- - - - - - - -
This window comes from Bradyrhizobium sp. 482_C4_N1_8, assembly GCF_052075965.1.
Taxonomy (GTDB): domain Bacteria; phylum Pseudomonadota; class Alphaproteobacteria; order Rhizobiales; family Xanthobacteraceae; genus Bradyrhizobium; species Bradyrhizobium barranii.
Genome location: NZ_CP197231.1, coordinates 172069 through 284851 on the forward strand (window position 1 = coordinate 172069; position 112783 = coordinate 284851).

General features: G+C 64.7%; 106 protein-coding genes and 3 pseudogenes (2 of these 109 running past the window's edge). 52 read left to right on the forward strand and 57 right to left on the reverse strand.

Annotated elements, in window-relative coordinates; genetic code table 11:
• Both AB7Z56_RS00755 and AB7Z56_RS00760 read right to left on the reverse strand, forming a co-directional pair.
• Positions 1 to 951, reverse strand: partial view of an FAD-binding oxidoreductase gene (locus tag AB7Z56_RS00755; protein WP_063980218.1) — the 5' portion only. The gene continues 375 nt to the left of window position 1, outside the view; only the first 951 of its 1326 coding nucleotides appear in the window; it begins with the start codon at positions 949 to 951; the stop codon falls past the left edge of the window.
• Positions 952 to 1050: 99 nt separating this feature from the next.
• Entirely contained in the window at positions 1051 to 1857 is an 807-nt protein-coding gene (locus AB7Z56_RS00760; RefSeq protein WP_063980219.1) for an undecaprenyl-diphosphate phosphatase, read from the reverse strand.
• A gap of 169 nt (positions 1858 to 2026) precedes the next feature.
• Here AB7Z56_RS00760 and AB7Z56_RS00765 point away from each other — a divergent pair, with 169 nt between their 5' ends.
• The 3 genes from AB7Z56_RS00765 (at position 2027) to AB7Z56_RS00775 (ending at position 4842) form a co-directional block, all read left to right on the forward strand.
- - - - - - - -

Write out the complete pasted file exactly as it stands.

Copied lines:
This window comes from Bradyrhizobium sp. 482_C4_N1_8, assembly GCF_052075965.1.
Taxonomy (GTDB): domain Bacteria; phylum Pseudomonadota; class Alphaproteobacteria; order Rhizobiales; family Xanthobacteraceae; genus Bradyrhizobium; species Bradyrhizobium barranii.
Genome location: NZ_CP197231.1, coordinates 172069 through 284851 on the forward strand (window position 1 = coordinate 172069; position 112783 = coordinate 284851).

General features: G+C 64.7%; 106 protein-coding genes and 3 pseudogenes (2 of these 109 running past the window's edge). 52 read left to right on the forward strand and 57 right to left on the reverse strand.

Annotated elements, in window-relative coordinates; genetic code table 11:
• Both AB7Z56_RS00755 and AB7Z56_RS00760 read right to left on the reverse strand, forming a co-directional pair.
• Positions 1 to 951, reverse strand: partial view of an FAD-binding oxidoreductase gene (locus tag AB7Z56_RS00755; protein WP_063980218.1) — the 5' portion only. The gene continues 375 nt to the left of window position 1, outside the view; only the first 951 of its 1326 coding nucleotides appear in the window; it begins with the start codon at positions 949 to 951; the stop codon falls past the left edge of the window.
• Positions 952 to 1050: 99 nt separating this feature from the next.
• Entirely contained in the window at positions 1051 to 1857 is an 807-nt protein-coding gene (locus AB7Z56_RS00760; RefSeq protein WP_063980219.1) for an undecaprenyl-diphosphate phosphatase, read from the reverse strand.
• A gap of 169 nt (positions 1858 to 2026) precedes the next feature.
• Here AB7Z56_RS00760 and AB7Z56_RS00765 point away from each other — a divergent pair, with 169 nt between their 5' ends.
• The 3 genes from AB7Z56_RS00765 (at position 2027) to AB7Z56_RS00775 (ending at position 4842) form a co-directional block, all read left to right on the forward strand.